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Russia

Ukraine Mismatch: Fearless Putin vs Toothless Europe

As the West wastes time with endless discussions and threats of sanctions, Russian President Vladimir Putin continues to gain ground in Ukraine.

Putin in Moscow last month
Putin in Moscow last month
Daniel Brössler

-OpEd-

BRUSSELS — Now that the world is watching Moscow make its next power grab in eastern Ukraine, there is suddenly a lot of talk about Russia’s weaknesses. European politicians point out how much the annexation of Crimea has already hurt Russia economically and how much more suffering is yet to come. They also stress that Moscow in now totally isolated.

But such assessments aren’t much good right now. President Vladimir Putin isn’t concerned with the cost to Russia down the line. He’s interested only in the moment, and he is brutally exploiting every second of it.

Europeans weren’t prepared for the conflict in Ukraine, which is taking place on their own continent. So the EU pays lip service to international law, imposes modest sanctions on Russia, and threatens to impose harsher ones. Meanwhile, Putin puts armed forces in eastern Ukraine and knows the Europeans will waste time with endless discussions about how to react.

Time is the factor that works relentlessly against Ukraine and all those who want to rescue the country from Russia’s aggression. With the best intentions, Americans and Europeans worked to bring Russians and Ukrainians to the same table. And it was also in good faith that EU foreign ministers meeting in Luxemburg Monday urged caution so that impending talks Thursday between all parties in Geneva would not be jeopardized. Which also means that Putin can get on with his destructive work virtually unhindered until then.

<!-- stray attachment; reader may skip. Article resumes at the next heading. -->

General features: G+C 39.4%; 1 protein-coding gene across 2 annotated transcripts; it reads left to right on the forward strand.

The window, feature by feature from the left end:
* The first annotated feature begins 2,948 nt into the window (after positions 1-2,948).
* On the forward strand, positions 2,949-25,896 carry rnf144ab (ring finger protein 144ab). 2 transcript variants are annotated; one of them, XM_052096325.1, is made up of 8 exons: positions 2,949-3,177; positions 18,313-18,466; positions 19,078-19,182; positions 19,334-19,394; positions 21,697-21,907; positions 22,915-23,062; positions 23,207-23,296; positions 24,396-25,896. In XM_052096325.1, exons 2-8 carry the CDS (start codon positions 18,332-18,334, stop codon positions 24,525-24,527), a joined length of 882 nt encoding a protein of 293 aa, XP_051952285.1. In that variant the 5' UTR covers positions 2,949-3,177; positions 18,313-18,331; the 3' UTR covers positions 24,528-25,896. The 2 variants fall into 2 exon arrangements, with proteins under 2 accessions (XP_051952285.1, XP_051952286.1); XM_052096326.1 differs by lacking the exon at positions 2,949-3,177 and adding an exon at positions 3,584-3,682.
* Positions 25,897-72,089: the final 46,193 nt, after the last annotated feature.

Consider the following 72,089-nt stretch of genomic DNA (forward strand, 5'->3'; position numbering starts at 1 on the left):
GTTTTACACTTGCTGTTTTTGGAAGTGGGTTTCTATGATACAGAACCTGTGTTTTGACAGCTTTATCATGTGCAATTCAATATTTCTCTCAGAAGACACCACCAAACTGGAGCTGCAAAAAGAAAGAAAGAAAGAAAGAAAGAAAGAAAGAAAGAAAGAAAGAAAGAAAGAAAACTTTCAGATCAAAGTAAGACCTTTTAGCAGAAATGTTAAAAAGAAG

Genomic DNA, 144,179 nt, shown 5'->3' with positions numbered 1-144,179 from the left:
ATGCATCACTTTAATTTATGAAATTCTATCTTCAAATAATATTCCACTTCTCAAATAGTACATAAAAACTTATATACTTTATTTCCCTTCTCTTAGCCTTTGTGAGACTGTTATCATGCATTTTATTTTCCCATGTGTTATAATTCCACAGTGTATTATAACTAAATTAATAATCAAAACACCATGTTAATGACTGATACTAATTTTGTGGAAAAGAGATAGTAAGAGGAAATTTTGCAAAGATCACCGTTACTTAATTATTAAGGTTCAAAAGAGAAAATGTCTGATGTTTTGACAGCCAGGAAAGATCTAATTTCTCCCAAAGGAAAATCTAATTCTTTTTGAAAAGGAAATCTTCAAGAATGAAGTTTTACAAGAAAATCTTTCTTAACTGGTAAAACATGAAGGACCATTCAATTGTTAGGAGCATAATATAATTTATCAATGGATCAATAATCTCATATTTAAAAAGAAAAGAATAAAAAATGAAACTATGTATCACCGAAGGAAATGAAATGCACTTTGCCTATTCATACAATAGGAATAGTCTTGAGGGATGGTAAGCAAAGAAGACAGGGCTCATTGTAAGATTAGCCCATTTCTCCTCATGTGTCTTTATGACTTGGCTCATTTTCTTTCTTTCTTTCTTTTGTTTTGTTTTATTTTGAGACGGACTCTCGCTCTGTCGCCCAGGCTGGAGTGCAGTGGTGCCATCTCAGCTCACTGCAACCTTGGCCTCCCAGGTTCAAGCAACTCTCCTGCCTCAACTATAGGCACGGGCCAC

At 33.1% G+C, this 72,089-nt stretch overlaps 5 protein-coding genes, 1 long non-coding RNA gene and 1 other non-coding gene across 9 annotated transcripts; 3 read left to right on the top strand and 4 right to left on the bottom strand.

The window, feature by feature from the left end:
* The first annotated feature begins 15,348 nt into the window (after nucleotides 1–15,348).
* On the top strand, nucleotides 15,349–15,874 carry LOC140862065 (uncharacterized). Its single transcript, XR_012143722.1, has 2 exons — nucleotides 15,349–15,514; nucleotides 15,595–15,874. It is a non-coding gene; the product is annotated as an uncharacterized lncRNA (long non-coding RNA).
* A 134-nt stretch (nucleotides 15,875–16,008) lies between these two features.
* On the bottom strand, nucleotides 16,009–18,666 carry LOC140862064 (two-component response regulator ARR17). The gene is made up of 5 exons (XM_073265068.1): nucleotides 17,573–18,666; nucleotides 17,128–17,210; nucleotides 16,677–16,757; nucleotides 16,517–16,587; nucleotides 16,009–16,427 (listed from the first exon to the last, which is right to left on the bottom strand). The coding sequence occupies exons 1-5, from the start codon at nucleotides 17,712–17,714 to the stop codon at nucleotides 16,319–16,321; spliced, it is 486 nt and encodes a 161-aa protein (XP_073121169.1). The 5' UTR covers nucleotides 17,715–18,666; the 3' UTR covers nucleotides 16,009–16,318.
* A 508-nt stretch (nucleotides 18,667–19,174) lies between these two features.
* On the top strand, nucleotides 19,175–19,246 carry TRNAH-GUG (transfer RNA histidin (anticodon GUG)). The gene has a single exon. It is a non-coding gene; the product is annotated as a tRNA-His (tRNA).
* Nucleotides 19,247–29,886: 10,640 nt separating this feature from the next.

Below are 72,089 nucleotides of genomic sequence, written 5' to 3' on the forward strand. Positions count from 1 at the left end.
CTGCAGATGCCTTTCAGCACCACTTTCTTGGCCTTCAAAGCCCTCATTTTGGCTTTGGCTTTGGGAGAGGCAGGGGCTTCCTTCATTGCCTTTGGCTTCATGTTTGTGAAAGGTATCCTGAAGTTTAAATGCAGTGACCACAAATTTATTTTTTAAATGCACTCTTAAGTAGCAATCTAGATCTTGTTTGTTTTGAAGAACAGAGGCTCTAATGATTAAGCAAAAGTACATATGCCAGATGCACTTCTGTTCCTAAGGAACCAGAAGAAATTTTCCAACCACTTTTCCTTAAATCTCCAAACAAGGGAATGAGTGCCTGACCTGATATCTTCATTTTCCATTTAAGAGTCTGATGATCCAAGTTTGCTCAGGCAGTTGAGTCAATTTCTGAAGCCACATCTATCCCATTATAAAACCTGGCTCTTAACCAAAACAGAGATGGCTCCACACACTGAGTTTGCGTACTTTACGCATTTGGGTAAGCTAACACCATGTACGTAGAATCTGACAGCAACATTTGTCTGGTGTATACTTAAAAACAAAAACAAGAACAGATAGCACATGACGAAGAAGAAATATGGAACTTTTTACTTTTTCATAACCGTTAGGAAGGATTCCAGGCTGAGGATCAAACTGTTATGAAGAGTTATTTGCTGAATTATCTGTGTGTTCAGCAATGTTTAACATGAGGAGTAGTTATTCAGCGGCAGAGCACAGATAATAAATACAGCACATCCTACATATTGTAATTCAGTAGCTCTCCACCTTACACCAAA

Economically, Putin can’t take on the European Union. Halting energy deliveries to the West would be an ineffective, self-defeating weapon because Russia is totally dependent on this revenue. Putin has only two advantages in this situation, and they are not insignificant: his military might and his determination. Since the EU first warned against “further” escalation of the crisis, the Russian president has covered a fair amount of ground.

And the EU is doing relatively little to stop him. Travel sanctions and blocked bank accounts are merely symbolic and political. The threat of economic sanctions has already failed. The thinking was to more or less accept the annexation of Crimea but to make Putin fear dramatic financial consequences were he to continue his incursion into eastern Ukraine. It didn’t work.

The Europeans would be well advised to stop pointing out Russia’s weaknesses right now and start dealing with their own.

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A file photo of Ukrainian soldiers in a bus upon their arrival in Olenivka after they surrendered at the Azovstal steel plant in Mariupol.

Cameron Manley and Emma Albright

Russia and authorities in the occupied region of Donetsk say that more than 40 Ukrainian prisoners of war have been killed as well as at least 130 injured, after Ukrainian forces shelled a prison where they were being held. The prison located in Olenivka was housing Ukrainian soldiers taken into custody after the fall of Mariupol in April.

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Early Friday, Russian authorities accused the Ukrainian forces of targeting the prison to either prevent them from testifying against Kyiv or to discourage other Ukrainian armed forces from surrendering. In a statement, the Russian defense ministry said the prison “was hit by a missile attack from the American HIMARS multiple launch rocket system."

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